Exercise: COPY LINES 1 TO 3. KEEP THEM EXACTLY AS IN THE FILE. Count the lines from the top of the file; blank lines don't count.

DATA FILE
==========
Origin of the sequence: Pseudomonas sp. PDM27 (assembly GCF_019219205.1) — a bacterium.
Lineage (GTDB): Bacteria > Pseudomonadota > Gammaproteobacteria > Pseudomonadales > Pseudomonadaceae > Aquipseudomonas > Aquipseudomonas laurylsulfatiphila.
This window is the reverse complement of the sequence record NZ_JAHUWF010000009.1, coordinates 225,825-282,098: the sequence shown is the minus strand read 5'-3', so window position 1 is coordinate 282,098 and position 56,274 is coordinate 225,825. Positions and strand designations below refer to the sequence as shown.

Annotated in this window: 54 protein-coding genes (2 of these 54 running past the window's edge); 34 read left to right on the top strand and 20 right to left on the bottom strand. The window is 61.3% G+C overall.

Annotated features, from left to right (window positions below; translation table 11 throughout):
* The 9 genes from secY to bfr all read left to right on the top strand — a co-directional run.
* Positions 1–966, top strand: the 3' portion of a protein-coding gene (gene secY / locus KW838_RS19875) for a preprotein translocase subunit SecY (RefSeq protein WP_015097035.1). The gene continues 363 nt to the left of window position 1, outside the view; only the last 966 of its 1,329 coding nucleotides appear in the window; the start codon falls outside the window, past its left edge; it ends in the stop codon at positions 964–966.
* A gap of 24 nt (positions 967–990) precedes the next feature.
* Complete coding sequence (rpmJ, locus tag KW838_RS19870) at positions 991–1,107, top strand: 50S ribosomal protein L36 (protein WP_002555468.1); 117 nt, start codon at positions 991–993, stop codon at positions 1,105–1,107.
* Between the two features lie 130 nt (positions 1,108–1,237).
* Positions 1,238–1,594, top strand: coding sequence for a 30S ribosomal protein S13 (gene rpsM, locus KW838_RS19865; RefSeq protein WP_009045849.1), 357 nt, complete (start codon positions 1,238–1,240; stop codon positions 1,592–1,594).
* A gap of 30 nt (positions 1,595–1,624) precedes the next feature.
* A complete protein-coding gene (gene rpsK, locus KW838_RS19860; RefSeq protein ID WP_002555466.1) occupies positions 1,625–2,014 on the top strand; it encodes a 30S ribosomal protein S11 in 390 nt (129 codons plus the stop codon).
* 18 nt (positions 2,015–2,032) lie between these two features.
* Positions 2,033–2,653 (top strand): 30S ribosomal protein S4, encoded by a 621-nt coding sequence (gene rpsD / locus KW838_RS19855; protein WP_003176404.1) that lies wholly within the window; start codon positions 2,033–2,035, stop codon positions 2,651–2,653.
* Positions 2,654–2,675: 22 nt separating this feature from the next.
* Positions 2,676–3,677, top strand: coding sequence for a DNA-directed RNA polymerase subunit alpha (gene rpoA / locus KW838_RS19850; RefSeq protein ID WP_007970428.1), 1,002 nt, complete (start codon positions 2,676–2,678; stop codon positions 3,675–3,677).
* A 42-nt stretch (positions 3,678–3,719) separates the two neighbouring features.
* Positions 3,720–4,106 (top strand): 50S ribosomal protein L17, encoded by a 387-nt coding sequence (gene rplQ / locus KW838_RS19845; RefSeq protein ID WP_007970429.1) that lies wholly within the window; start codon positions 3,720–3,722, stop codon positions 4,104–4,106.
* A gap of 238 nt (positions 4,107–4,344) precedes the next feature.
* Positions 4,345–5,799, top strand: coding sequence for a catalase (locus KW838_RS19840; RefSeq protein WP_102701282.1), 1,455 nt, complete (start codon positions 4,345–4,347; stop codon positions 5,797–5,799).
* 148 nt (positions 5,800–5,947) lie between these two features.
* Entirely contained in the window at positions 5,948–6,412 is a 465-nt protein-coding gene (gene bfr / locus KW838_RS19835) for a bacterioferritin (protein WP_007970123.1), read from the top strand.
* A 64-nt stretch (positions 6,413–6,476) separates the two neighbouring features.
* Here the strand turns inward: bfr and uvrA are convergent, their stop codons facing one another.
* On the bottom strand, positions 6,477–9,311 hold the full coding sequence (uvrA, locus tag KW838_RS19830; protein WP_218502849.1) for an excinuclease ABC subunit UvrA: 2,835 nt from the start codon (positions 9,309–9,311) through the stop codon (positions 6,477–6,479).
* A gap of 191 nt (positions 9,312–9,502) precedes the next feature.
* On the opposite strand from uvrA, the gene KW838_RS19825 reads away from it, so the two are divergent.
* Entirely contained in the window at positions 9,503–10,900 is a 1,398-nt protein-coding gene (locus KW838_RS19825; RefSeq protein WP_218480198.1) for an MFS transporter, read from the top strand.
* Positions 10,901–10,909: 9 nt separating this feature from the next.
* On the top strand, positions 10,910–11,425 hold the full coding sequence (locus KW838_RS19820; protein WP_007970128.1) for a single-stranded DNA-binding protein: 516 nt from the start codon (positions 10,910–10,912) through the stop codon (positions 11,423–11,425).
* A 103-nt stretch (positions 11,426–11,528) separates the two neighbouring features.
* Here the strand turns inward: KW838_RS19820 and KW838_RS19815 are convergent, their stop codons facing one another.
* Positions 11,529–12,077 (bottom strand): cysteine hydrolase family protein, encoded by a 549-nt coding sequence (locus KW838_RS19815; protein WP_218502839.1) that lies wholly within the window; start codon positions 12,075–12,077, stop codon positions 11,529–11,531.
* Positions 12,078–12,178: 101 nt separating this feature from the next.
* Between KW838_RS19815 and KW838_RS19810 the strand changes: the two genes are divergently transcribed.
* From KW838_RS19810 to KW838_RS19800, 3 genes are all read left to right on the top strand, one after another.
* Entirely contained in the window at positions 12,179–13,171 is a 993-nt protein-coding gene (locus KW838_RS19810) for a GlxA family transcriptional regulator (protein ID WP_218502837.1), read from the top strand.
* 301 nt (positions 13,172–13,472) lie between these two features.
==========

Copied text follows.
Origin of the sequence: Pseudomonas sp. PDM27 (assembly GCF_019219205.1) — a bacterium.
Lineage (GTDB): Bacteria > Pseudomonadota > Gammaproteobacteria > Pseudomonadales > Pseudomonadaceae > Aquipseudomonas > Aquipseudomonas laurylsulfatiphila.
This window is the reverse complement of the sequence record NZ_JAHUWF010000009.1, coordinates 225,825-282,098: the sequence shown is the minus strand read 5'-3', so window position 1 is coordinate 282,098 and position 56,274 is coordinate 225,825. Positions and strand designations below refer to the sequence as shown.